Water flows into McArthur River

17 May 2003

McArthur River was carved out of basement rock surrounded by porous Athabasca sandstone. Water constantly flows in and is pumped out of the mine, but a sophisticated refrigeration system is used to freeze the surrounding ground and keep producing areas dry.

In an area where the freezing system was not yet installed, grouting reinforcing concrete retaining walls were being carried out, and rounding ground. Cracks were seen in the retaining walls, and the mine was evacuated. Water began to gush into the tunnel on 6 April.

The mine's pumps have been running around the clock, and additional pumps have been brought in. Provincial and federal regulators have been at the site, monitoring the flow of water into the mine and surface treatment facilities. Water pumped from the mine contains chemicals such as radium, and must be treated before it is placed into settling ponds.

Cameco president Gerald Grandey said the situation was "critical" and the shutdown would last at least a couple of months. In a later update, he said the company had underestimated the amount of water going into the mine and that this year's production would be "well below" its annual capacity. He also said that increased pumping capacity was staying ahead of greater-than-expected water flow, but a concrete barrier was taking longer to build than expected. Grandey said the mine could be closed for as long as six months, with Cameco losing up to $5 million in profit for every month McArthur River is out of production.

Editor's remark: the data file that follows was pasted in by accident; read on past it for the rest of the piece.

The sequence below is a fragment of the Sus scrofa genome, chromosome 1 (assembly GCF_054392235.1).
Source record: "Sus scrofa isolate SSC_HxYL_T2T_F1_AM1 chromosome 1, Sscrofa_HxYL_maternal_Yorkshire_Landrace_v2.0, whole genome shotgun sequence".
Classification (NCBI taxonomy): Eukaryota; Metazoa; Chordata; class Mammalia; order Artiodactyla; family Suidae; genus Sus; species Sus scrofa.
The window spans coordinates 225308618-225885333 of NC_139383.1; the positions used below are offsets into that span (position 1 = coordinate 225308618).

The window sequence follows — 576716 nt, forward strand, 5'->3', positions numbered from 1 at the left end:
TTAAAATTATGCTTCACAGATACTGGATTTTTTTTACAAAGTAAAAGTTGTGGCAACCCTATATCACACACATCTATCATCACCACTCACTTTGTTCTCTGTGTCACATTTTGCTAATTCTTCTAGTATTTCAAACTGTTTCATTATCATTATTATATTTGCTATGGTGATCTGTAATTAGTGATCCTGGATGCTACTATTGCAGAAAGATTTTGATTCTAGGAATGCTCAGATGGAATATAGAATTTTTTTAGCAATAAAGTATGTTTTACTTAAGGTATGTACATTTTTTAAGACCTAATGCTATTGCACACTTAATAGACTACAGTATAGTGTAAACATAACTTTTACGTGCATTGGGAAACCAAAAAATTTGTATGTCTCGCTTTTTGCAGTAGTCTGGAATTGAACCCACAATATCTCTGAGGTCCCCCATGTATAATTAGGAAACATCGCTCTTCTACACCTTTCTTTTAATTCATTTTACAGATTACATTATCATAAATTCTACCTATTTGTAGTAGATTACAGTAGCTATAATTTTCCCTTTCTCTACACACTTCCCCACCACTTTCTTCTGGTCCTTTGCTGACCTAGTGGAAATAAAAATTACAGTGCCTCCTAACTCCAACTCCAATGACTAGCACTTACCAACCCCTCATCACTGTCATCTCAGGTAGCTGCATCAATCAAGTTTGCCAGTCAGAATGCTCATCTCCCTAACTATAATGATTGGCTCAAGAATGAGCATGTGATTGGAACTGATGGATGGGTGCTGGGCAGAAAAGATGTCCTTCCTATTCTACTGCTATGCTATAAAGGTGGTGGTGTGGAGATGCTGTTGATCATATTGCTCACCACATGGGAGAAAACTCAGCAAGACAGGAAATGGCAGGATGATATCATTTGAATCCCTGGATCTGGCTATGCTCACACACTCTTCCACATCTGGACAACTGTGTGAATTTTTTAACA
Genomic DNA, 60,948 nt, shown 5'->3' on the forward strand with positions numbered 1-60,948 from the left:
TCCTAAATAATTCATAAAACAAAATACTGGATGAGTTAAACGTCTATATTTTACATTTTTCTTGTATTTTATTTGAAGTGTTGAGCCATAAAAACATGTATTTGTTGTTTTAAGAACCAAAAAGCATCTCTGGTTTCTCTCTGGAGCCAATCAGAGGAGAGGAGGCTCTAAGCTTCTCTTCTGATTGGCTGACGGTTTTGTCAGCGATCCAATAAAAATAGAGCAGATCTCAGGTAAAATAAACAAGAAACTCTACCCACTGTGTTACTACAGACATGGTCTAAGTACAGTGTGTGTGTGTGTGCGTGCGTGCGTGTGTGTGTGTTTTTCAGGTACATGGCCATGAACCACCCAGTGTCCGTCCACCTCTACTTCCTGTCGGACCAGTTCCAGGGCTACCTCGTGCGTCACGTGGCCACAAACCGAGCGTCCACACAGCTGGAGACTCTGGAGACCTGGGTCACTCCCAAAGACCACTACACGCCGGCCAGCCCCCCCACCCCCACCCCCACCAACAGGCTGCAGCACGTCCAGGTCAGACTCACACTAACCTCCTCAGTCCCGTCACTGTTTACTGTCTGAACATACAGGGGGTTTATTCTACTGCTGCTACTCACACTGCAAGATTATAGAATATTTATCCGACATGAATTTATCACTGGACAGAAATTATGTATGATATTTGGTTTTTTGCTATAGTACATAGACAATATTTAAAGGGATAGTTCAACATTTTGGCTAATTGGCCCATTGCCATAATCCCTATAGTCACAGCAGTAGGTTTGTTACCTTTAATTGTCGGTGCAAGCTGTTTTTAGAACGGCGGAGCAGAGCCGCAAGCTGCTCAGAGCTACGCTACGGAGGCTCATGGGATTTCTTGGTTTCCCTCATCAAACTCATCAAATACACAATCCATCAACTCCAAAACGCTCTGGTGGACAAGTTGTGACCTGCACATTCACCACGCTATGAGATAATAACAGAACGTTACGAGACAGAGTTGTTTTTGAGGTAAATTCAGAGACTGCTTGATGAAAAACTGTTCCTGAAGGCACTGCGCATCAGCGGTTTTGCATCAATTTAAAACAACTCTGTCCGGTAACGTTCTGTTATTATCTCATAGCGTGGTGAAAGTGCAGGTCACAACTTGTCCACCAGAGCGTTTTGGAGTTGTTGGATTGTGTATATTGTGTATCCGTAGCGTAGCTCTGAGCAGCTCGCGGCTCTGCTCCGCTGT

Although flooding can be a problem for any underground mine, it is particularly worrisome at McArthur River, because of production and processing taking place primarily underground.

The main shaft plunges 685m, and Cameco is currently mining uranium-bearing rock between the 530m and 640m levels. Underground processing was seen as a way to minimise the mine's environmental impact. A grinding mill at the lowest level of the mine has already been flooded. In its latest update, Cameco said the critical area of the mine, 640m below the surface, contains processing equipment and large pumps that would be lost if pumping capacity does not keep up with the water coming in.

A concrete barrier has been poured, and is expected to take several weeks to cure. In the meantime, the company will continue its efforts to ensure that it stays ahead of the water, and protects the deeper, critical part of the mine.

Mine personnel have improved the method of measuring water inflow and determined that the flow rate is higher than previously estimated. However, they have successfully added more pumping capacity. Water treatment capacity, on the surface, has also been substantially increased and is currently capable of matching the pumping capacity.



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